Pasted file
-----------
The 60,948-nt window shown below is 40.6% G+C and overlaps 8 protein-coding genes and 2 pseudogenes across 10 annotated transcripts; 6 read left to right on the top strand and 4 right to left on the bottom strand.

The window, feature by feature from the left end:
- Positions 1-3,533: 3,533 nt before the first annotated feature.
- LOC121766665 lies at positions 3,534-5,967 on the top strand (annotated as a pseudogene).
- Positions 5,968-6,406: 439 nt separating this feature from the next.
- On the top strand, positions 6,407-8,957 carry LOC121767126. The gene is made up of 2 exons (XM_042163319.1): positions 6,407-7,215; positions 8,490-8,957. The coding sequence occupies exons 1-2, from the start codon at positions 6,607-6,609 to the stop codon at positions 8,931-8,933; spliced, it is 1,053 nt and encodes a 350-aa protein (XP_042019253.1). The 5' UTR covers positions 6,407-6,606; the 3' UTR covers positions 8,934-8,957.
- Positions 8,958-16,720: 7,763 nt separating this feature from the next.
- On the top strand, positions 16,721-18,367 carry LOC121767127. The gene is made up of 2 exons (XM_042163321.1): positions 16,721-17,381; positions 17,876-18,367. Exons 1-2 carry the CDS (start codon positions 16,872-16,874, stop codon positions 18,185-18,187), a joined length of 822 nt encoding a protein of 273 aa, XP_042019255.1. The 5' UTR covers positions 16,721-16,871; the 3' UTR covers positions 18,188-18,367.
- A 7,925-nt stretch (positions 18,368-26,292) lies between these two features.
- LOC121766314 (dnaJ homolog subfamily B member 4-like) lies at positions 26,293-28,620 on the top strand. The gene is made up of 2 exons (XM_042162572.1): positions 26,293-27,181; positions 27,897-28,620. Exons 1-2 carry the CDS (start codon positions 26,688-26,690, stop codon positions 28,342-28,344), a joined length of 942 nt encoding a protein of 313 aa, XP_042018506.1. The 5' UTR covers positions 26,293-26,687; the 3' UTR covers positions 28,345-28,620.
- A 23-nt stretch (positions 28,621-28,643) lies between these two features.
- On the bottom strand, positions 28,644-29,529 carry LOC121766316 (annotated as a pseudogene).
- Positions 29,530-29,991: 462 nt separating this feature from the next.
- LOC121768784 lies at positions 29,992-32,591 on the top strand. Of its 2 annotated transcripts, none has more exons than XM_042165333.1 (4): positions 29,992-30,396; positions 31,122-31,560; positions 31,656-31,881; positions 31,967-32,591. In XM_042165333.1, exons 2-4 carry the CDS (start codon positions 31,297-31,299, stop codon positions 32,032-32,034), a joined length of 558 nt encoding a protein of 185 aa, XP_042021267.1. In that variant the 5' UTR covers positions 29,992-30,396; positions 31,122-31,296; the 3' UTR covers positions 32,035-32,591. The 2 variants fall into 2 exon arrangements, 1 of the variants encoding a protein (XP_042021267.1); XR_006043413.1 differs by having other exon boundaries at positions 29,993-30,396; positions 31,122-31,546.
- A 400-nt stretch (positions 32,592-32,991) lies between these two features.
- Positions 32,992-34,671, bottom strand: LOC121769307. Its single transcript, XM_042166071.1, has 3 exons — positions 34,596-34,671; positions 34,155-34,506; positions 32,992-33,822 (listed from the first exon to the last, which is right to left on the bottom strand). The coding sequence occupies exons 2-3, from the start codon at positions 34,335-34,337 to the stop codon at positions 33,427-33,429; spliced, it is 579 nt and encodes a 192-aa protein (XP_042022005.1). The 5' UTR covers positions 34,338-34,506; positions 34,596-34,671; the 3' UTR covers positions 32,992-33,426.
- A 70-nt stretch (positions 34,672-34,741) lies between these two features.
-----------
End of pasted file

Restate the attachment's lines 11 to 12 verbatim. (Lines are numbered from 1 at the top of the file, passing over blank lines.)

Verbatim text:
- A 23-nt stretch (positions 28,621-28,643) lies between these two features.
- On the bottom strand, positions 28,644-29,529 carry LOC121766316 (annotated as a pseudogene).